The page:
Tuesday, April 7, 2009

Friendship in Christ...

... is something so utterly other from ordinary friendships. It doesn't depend on how marvelous I am or how entertaining the other person is. It doesn't require proximity in space -- or even in time! It begins before the two people meet (even before they meet through the internet). It takes as many forms as there are people, and yet the substance is the same in every case. A friend is first of all a witness -- someone who has seen the face of Christ. Her prior meeting with Christ doesn't even need to be a subject of conversation (though it inevitably becomes one) -- you can see the experience in her eyes. And as soon as you see it, you know you are friends. There might only ever be one look exchanged -- one look in an entire lifetime -- and never any words spoken, and still you are friends for life. Or you might never see the person, but another friend can tell you about her, and you are lifelong friends (I'm friends with St. Teresa and St. Charles in this way).

How different this friendship is from the toil and the vagaries of the other sort of "friendship," in which one must always be "something" for the other person, one must always meet some need. Only in friendship in Christ can I be so free, so happy!

O Lord I love the habitation of your house and the place where your glory dwells!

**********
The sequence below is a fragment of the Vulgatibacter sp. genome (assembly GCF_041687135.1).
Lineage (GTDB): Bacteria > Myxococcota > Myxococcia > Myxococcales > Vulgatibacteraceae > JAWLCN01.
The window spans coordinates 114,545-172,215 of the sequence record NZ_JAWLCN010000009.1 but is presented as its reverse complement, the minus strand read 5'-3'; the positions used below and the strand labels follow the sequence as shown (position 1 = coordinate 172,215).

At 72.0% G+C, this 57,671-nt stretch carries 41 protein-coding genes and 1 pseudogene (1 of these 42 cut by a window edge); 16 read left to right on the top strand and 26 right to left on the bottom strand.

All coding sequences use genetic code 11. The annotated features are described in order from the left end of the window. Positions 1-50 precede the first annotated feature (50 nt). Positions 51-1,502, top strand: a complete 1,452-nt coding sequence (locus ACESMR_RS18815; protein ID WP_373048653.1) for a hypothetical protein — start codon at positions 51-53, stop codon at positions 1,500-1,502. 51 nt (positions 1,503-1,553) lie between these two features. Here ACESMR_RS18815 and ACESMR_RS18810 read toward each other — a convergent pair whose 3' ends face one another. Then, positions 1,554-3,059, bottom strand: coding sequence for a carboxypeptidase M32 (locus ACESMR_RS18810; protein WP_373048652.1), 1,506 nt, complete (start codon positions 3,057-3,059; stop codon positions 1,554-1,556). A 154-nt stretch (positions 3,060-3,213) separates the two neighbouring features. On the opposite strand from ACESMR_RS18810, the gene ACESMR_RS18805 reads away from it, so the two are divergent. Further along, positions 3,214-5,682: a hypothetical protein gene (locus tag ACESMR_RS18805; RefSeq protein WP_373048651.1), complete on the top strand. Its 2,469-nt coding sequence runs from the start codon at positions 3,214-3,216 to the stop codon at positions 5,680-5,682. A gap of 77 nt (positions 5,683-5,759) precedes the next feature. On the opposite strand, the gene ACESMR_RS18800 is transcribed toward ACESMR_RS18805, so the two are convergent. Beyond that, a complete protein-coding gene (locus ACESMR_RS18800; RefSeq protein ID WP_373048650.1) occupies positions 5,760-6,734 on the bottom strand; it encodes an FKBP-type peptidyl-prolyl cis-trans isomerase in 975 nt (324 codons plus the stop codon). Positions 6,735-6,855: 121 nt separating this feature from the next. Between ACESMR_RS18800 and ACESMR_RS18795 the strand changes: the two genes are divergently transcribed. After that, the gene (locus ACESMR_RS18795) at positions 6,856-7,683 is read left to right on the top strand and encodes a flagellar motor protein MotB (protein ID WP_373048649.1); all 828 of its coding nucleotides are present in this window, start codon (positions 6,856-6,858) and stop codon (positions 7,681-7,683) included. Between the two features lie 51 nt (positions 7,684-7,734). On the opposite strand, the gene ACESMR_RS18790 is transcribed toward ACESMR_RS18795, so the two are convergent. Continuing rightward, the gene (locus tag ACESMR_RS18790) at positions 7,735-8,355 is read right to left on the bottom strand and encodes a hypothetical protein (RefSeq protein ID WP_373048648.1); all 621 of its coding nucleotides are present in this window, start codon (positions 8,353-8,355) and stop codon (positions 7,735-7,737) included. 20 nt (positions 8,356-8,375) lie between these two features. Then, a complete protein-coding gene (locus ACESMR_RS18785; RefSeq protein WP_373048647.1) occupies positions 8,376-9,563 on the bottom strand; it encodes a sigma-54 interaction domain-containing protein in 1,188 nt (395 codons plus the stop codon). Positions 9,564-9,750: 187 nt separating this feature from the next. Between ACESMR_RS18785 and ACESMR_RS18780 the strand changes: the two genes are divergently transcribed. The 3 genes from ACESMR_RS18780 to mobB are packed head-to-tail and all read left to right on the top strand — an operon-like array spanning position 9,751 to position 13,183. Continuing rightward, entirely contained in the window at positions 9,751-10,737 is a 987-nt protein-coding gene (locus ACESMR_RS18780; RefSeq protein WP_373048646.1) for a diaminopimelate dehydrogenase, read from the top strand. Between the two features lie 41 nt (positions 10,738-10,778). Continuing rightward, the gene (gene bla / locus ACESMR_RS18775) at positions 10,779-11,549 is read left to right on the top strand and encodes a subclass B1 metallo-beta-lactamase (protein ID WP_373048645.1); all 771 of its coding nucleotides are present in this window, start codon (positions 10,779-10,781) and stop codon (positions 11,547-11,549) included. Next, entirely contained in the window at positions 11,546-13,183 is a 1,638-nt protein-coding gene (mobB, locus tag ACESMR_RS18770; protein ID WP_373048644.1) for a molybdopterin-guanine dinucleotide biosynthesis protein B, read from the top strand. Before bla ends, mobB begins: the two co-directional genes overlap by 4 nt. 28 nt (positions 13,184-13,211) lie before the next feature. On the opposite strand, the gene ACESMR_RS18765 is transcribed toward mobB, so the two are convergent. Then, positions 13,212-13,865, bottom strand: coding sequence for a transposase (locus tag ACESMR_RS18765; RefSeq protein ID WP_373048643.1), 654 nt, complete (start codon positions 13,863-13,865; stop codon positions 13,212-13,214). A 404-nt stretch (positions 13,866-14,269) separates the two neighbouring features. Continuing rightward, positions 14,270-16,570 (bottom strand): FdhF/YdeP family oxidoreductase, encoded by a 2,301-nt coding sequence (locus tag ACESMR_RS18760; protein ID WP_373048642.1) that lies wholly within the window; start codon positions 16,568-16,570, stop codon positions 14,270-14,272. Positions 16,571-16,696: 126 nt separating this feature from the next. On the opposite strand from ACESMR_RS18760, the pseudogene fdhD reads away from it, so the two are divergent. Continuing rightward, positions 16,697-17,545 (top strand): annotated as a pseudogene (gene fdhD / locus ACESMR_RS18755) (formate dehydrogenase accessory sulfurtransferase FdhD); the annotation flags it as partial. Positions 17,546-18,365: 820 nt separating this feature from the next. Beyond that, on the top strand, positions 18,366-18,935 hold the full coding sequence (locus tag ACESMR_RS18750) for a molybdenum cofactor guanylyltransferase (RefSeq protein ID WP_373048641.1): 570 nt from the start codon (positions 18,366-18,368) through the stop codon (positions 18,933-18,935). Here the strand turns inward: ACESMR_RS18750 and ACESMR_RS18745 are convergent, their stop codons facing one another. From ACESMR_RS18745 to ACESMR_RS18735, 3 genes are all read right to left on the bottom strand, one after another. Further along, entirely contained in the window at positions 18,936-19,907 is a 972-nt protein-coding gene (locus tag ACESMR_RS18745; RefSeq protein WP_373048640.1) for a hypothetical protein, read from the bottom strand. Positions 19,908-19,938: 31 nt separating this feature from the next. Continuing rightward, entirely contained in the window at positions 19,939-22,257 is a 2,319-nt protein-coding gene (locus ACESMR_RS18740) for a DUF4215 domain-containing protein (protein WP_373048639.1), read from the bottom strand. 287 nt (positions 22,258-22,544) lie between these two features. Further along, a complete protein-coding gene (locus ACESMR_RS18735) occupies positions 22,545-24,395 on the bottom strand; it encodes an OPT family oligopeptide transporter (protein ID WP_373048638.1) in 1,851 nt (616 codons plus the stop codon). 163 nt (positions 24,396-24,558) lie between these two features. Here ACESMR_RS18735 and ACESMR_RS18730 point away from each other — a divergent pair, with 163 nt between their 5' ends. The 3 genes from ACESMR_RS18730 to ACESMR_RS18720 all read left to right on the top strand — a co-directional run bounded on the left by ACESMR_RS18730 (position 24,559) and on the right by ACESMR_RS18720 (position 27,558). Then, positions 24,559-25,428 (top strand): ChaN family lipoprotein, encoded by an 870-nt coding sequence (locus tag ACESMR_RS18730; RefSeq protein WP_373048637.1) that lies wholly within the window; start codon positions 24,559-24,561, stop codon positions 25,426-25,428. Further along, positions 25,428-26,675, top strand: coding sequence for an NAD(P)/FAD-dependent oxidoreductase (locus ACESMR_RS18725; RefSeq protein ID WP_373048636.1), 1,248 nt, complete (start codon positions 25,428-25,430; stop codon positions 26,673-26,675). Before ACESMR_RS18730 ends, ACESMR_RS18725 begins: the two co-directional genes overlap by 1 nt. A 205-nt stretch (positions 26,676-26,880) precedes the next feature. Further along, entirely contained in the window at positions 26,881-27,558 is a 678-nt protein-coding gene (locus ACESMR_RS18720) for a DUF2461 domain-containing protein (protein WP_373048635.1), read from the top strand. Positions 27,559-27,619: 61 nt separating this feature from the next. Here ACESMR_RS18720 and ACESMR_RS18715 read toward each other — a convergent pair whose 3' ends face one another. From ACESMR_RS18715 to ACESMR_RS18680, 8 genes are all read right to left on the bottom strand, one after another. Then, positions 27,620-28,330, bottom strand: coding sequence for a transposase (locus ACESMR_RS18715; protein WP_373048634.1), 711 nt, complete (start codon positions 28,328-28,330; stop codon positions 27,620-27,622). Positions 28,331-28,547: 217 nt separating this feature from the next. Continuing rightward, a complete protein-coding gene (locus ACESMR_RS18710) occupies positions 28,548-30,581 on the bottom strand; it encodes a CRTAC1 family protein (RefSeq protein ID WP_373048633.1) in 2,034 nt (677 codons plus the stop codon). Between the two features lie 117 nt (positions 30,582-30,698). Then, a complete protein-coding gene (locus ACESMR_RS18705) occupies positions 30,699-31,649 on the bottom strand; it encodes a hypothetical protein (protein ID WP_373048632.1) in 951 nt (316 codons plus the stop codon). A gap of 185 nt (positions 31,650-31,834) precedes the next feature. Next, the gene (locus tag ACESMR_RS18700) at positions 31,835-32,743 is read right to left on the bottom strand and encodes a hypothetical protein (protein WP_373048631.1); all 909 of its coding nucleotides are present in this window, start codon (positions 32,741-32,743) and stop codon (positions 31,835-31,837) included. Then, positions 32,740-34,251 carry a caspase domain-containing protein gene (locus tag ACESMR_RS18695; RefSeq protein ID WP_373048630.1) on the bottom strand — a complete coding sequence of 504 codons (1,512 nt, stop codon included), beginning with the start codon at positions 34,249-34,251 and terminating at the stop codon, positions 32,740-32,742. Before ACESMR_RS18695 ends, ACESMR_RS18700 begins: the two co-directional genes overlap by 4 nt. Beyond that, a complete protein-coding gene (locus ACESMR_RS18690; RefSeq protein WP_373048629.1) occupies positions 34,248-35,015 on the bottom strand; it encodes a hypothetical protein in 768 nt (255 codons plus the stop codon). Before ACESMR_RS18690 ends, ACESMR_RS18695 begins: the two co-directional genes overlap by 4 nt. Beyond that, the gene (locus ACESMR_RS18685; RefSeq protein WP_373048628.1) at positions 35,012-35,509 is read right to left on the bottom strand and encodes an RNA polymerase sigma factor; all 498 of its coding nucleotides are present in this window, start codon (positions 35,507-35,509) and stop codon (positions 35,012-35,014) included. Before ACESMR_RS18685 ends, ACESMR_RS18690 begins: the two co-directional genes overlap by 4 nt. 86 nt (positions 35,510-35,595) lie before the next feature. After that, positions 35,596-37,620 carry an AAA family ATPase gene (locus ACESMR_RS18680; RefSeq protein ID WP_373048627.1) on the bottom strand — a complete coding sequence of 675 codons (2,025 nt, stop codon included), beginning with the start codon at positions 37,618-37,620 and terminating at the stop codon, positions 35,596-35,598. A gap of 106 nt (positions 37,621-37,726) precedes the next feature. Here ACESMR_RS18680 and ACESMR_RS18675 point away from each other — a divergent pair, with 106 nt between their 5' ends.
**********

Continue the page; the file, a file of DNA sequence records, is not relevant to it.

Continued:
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Dumbstruck by the Mystery

...our temptation is always to impose our prejudices or our measure on reality -- except when we are faced with a fact that leaves us dumbstruck, and instead of dominating the fact ourselves, we are dominated, overcome by it. If there were no moments of this kind, the Mystery could do anything, but in the end, we would reduce everything to the usual explanation. But not even a Nobel Prize winner can stop himself from being dumbstruck before an absolutely gratuitous gesture. If there were not these moments, we would find answers, explanations, and interpretations to avoid being struck by anything. It is good that some things happen that we cannot dominate, then we have to take them seriously, and this is the great question of philosophy. If the conditions for the possibility of knowledge (see Kant) impose themselves on reality or if there is something that is so powerfully disproportionate that it does not let itself be "grasped" by the conditions of possibility, then the horizon opens. If this were not the case, then we could dominate everything and be in peace, or at least without drama. Instead, not even the intelligence of a Nobel Prize winner could prevent him from coming face-to-face with a fact that made him dumbstruck -- instead of dominating, it was he who was dominated. Here begins the drama, because I am called to answer. It is the drama that unfolds between us and the Mystery, through certain facts, certain moments, in which the Mystery imposes itself with this evidence. These are facts that we cannot put in our pocket, which we cannot reduce to antecedent factors.
-- Julian Carron in "Friends, that is, Witnesses."